AIM: The aim of this study was to estimate nationally the survival of children, adolescents, and young adults with head and neck soft tissue sarcomas.

MATERIALS AND METHODS: The authors included patients aged 0 to 21 years and diagnosed with rhabdomyosarcoma (RMS) or nonrhabdomyosarcoma soft tissue sarcoma (NRSTS) located in the head and neck between 1980 and 2014. Survival probabilities were estimated using the Kaplan-Meier method. The authors estimated the effect of covariates with univariate and multivariate Cox regression analyses. The cumulative recurrence in RMS was estimated when considering death as a competing risk.

RESULTS: We identified 72 patients (50% male individuals, whereas 72% had RMS). Elder patients (older than 15 y) did worse compared with younger patients (log-rank test P=0.001). Patients diagnosed from 1980 to 1999 did worse than patients diagnosed from 2000 to 2014 (log-rank test P=0.02). Similarly, younger (younger than 15 y) patients did significantly better when diagnosed from 2000 to 2014 with reference to those diagnosed from 1980 to 1999 (log-rank test P=0.026). The multivariate hazard ratio was 0.46 (95% confidence interval, 0.23-0.92) for patients diagnosed from 2000 to 2014 with reference to patients diagnosed from 1980 to 1999. The 1-year cumulative recurrence for RMS was 21.2% (95% confidence interval, 12.3%-35.0%).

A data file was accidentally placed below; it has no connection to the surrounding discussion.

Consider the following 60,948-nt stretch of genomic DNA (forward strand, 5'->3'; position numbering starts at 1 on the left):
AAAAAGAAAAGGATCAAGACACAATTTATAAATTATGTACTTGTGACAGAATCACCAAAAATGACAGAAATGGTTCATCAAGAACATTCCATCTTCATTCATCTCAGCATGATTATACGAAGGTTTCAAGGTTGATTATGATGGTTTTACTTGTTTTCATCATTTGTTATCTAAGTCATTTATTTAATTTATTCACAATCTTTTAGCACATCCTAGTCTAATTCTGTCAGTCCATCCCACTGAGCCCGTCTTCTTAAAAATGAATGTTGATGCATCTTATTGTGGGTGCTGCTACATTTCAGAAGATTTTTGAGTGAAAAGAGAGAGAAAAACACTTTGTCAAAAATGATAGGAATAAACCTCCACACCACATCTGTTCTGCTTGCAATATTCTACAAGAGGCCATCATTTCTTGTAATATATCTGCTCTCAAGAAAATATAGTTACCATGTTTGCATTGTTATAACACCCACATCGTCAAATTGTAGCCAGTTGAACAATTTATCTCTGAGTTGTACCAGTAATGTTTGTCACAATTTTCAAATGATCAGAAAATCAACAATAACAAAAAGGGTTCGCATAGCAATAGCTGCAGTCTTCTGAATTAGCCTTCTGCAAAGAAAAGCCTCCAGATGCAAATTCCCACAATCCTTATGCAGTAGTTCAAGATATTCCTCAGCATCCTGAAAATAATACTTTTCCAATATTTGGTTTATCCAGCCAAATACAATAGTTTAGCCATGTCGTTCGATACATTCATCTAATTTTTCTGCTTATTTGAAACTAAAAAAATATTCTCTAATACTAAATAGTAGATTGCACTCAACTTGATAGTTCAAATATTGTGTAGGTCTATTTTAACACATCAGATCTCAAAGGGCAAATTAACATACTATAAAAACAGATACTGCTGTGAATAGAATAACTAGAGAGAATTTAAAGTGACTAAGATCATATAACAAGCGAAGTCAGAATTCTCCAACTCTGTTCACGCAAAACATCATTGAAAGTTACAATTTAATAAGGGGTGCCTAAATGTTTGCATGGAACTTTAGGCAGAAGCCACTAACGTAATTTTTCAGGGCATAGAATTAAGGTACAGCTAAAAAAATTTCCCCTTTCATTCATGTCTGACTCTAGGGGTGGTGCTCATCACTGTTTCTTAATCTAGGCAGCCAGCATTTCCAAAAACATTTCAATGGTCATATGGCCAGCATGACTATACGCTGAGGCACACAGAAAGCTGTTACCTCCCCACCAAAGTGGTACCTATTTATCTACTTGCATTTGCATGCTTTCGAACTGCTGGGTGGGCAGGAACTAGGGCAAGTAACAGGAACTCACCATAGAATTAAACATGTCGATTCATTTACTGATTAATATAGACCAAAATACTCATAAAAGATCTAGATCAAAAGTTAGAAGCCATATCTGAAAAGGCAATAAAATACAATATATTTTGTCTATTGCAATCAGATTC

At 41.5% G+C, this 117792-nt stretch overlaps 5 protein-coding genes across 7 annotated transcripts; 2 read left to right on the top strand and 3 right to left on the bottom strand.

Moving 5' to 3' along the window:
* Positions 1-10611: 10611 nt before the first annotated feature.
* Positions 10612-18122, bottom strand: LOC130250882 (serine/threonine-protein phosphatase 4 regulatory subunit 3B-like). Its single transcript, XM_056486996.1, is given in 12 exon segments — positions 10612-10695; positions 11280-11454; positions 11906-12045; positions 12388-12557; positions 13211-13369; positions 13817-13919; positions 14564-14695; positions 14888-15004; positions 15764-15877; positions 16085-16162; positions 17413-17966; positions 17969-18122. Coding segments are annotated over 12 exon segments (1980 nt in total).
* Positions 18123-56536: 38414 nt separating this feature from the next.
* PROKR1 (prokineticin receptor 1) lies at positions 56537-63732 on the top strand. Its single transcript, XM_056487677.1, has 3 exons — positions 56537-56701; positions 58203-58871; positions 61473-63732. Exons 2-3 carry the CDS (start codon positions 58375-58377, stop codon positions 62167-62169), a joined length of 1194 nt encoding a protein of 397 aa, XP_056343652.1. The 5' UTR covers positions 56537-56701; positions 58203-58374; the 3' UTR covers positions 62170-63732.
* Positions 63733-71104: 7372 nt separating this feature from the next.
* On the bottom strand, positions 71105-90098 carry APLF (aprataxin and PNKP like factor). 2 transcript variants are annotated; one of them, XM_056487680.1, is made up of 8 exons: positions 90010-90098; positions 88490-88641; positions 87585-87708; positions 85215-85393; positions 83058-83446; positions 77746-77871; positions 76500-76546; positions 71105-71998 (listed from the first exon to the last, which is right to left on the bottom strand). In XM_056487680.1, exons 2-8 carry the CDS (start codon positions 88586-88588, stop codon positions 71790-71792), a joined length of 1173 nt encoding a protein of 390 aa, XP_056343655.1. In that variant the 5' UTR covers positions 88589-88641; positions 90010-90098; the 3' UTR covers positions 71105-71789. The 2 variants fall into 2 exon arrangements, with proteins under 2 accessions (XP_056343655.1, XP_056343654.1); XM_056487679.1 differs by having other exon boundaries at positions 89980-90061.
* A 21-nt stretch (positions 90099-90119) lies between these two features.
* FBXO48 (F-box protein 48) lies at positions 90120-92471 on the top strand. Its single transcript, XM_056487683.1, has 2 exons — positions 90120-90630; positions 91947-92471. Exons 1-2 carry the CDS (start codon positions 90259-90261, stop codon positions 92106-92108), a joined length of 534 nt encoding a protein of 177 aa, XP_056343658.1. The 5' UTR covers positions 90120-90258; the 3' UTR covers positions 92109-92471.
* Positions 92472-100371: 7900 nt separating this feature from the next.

CONCLUSION: Overall survival has improved throughout the study period, which is attributable to advancement in diagnostics, treatment, and the application of standardized guidelines from international protocols.

TidsskriftJournal of Pediatric Hematology/Oncology
Udgave nummer3
Sider (fra-til)175-180
StatusUdgivet - apr. 2020


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